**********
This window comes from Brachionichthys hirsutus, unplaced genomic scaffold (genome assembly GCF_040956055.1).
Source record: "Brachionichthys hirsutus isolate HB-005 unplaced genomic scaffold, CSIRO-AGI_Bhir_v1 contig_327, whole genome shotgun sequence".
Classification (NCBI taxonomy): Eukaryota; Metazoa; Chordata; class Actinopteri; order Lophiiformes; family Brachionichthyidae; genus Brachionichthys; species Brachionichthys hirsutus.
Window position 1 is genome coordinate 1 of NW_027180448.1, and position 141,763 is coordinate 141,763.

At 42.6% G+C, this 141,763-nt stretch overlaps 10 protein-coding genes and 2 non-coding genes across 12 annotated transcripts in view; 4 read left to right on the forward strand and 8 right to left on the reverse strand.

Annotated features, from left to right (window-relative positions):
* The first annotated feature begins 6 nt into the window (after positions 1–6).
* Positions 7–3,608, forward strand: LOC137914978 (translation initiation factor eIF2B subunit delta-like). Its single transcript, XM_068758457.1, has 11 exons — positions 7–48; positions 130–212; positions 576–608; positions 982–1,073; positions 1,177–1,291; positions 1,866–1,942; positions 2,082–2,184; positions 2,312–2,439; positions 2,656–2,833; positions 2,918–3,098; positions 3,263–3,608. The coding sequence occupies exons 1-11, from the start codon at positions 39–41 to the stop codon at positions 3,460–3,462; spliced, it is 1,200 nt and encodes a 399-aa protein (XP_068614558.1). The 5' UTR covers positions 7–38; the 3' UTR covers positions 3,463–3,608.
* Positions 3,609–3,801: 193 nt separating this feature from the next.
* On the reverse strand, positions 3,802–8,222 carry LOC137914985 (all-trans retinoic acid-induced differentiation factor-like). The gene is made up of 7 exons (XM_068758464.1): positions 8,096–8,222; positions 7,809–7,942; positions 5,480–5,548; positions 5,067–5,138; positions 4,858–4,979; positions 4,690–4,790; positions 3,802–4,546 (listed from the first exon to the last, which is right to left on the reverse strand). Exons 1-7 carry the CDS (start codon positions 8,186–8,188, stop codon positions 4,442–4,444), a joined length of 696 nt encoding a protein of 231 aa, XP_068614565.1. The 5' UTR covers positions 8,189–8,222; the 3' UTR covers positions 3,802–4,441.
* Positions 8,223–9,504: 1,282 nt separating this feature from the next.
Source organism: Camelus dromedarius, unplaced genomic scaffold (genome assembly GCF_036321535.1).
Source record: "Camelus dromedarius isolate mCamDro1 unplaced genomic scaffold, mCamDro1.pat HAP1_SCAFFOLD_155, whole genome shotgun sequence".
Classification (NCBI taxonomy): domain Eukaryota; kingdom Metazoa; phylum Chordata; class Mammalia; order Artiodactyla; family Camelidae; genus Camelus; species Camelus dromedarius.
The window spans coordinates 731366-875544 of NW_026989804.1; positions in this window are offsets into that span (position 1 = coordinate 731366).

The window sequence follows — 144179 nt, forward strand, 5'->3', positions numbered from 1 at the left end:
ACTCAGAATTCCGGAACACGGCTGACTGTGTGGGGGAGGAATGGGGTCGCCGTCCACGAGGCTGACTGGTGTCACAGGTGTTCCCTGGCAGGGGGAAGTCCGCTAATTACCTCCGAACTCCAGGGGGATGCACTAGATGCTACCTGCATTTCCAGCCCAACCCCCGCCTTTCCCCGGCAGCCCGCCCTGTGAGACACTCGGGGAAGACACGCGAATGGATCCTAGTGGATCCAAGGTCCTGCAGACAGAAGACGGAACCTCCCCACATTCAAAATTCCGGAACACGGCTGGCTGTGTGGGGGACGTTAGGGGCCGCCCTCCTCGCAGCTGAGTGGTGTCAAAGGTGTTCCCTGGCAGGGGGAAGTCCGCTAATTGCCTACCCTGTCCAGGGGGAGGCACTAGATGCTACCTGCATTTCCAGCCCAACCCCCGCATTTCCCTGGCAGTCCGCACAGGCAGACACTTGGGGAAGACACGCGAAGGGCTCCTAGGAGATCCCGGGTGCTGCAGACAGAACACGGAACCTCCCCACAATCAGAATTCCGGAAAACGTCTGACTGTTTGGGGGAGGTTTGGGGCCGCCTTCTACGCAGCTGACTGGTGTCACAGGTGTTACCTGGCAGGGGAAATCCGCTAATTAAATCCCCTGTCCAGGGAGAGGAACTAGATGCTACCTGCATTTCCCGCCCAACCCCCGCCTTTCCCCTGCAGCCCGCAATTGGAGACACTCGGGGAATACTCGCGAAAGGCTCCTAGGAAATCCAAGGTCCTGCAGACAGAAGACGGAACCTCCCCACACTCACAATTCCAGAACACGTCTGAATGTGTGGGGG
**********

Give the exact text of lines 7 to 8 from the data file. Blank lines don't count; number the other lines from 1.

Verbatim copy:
* The first annotated feature begins 6 nt into the window (after positions 1–6).
* Positions 7–3,608, forward strand: LOC137914978 (translation initiation factor eIF2B subunit delta-like). Its single transcript, XM_068758457.1, has 11 exons — positions 7–48; positions 130–212; positions 576–608; positions 982–1,073; positions 1,177–1,291; positions 1,866–1,942; positions 2,082–2,184; positions 2,312–2,439; positions 2,656–2,833; positions 2,918–3,098; positions 3,263–3,608. The coding sequence occupies exons 1-11, from the start codon at positions 39–41 to the stop codon at positions 3,460–3,462; spliced, it is 1,200 nt and encodes a 399-aa protein (XP_068614558.1). The 5' UTR covers positions 7–38; the 3' UTR covers positions 3,463–3,608.